Busan return kick perpetrator’s identity revealed by YouTuber… ‘Private sanctions’ controversy

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While the appellate trial of the so-called ‘Busan Kick’ case is underway, a YouTuber revealed the identity of the perpetrator. The controversy of ‘private sanctions’ has arisen because it is not due to due process.

According to the YouTube channel ‘Caracula Detective Agency’ on the 5th, the channel released the photo, name, date of birth, occupation, place of birth, height, blood type, physical features, and criminal record of Mr A, a defendant in the Busan back-kick case on the 2nd.

The channel said it was aware of the illegality of the act, but wanted to share the victim’s pain. “As a YouTuber, I am obviously concerned that I may have crossed the line into private sanctions,” Caracula said, “but the victim actively wants to disclose the perpetrator’s identity and is afraid of retaliatory crimes, so I decided to disclose the perpetrator’s identity to share the pain.” Victim B also said in the Caracula interview, “I kept saying that I needed메이저사이트 (the identification),” and “it’s so unfair to say that (the identification) is a ‘private sanction'”.

However, the release of a suspect’s identity must be reviewed by the police’s Identity Release Review Committee. The perpetrator of this case, who is on trial as an accused, did not go through this process during the police investigation. According to the current Special Law on the Punishment of Certain Violent Crimes, when there is sufficient evidence to believe that a suspect of a certain violent crime whose means of commission are brutal and have caused significant damage has committed the crime, his or her face and other identifying information can be disclosed through the Identity Disclosure Committee.

“At first, I petitioned the police, but they told me that (Mr A) was already a defendant and that the police did not have the authority to release the information,” said Mr B. “I also petitioned the prosecutor’s office, but they said no because the second trial was ongoing.” “I’m not asking for (the disclosure) so that (the perpetrator) can be more embarrassed or punished a little bit more,” he said, adding, “My biggest concern is that I don’t want other people to suffer. Ms B will apply to the court for an order to disclose her attacker’s identity before his second sentencing on 12 December.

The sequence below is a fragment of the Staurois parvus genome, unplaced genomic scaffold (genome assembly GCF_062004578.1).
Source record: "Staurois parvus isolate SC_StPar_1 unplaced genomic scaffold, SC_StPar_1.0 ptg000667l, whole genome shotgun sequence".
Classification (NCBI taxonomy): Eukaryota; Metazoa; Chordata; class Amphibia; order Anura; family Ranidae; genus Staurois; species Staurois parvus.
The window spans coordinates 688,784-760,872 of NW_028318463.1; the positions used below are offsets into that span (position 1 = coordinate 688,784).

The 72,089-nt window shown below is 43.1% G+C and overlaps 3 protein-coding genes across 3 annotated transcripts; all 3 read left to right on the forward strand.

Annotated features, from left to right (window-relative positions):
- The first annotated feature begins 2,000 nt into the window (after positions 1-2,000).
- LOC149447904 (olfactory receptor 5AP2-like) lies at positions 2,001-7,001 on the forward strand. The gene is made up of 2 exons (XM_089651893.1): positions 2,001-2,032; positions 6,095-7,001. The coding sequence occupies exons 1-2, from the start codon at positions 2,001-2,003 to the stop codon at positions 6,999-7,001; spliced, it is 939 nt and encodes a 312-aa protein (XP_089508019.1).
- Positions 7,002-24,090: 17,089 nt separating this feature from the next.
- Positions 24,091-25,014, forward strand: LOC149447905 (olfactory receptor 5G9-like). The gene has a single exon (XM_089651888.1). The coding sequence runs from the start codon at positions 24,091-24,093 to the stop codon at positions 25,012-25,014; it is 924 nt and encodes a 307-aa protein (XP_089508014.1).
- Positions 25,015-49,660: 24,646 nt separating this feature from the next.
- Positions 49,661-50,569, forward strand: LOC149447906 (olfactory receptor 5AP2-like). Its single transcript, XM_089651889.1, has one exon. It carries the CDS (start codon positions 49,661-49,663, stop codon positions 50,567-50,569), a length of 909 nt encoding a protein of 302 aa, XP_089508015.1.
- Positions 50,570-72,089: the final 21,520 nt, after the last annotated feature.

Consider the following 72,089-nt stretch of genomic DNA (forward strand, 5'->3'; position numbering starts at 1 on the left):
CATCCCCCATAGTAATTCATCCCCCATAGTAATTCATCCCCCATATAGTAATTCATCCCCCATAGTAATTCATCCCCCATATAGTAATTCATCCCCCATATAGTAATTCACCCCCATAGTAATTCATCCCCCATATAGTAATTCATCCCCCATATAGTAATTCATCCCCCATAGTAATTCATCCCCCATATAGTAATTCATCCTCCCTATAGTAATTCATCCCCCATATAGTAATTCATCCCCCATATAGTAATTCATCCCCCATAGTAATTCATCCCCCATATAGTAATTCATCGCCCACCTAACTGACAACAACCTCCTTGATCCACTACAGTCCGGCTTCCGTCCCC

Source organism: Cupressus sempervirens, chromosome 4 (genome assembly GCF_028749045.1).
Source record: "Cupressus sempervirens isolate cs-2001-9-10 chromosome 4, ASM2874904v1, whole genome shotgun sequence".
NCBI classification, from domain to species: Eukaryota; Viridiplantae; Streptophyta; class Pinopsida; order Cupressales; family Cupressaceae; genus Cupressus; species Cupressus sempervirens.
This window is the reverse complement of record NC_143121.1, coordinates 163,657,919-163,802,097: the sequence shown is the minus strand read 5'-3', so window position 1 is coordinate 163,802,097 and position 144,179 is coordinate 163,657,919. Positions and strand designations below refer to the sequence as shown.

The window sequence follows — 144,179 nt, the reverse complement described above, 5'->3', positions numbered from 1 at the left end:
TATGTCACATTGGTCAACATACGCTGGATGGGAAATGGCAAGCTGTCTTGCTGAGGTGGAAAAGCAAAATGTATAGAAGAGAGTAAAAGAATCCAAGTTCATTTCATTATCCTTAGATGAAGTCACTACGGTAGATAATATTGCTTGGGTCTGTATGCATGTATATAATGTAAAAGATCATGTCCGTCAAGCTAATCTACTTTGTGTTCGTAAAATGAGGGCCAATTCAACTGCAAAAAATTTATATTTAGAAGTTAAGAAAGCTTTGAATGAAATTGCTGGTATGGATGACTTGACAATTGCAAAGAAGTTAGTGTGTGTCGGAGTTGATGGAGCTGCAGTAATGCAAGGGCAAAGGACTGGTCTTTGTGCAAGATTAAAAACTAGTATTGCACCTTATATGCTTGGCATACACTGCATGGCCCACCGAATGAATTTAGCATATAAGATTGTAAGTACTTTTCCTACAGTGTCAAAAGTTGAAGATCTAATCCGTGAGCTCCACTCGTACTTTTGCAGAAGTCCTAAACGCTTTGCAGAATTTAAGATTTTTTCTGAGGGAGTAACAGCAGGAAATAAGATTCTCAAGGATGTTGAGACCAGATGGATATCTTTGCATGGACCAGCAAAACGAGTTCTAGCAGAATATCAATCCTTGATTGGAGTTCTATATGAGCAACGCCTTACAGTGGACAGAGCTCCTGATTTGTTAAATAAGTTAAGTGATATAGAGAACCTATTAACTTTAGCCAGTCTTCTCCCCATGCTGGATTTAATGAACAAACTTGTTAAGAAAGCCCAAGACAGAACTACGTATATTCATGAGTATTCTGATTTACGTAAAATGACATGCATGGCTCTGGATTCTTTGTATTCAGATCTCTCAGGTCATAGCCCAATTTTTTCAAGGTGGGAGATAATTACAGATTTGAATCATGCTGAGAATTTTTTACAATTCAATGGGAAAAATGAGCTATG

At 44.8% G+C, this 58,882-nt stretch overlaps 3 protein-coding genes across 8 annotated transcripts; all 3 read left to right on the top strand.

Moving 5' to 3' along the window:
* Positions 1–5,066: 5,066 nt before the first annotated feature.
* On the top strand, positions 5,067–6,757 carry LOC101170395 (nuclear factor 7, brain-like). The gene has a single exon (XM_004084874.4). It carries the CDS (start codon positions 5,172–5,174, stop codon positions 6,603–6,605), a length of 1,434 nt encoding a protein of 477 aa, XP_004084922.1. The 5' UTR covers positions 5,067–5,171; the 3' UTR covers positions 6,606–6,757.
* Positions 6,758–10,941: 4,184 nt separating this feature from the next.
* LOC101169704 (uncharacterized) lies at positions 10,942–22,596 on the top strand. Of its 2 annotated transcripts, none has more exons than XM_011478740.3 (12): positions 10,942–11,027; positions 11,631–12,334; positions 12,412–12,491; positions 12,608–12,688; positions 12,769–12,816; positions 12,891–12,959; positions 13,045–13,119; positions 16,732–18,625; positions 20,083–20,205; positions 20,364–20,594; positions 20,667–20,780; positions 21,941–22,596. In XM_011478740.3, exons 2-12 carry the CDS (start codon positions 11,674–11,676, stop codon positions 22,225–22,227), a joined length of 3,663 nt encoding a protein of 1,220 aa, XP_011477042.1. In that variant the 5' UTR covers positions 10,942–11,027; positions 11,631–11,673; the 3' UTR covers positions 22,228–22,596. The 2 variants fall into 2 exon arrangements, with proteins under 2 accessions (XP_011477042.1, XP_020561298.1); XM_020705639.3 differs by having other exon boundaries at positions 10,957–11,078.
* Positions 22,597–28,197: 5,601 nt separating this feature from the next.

The release of the information has sparked controversy online. Most of the comments on the video on YouTube said, “Thank you for having the courage to come forward and risk punishment” and “I applaud you”. However, there were also dissenting opinions, such as “(YouTubers) are not judges” and “Private sanctions are appropriate.” YouTube also reportedly took action. “We were notified by YouTube of the monetisation restrictions 48 hours after the publication of our identity,” Caracula said.

The Busan kick incident occurred on 22 May last year at around 5 a.m. at the common entrance of an office building in Jingu-gu, Busan. After chasing the victim who was returning home for about 10 minutes, Ahn was accused of assaulting the victim by suddenly kicking him in the head from behind, and was sentenced to 12 years in prison in the first trial. On appeal, the prosecution asked for 35 years in prison for attempted rape and murder.

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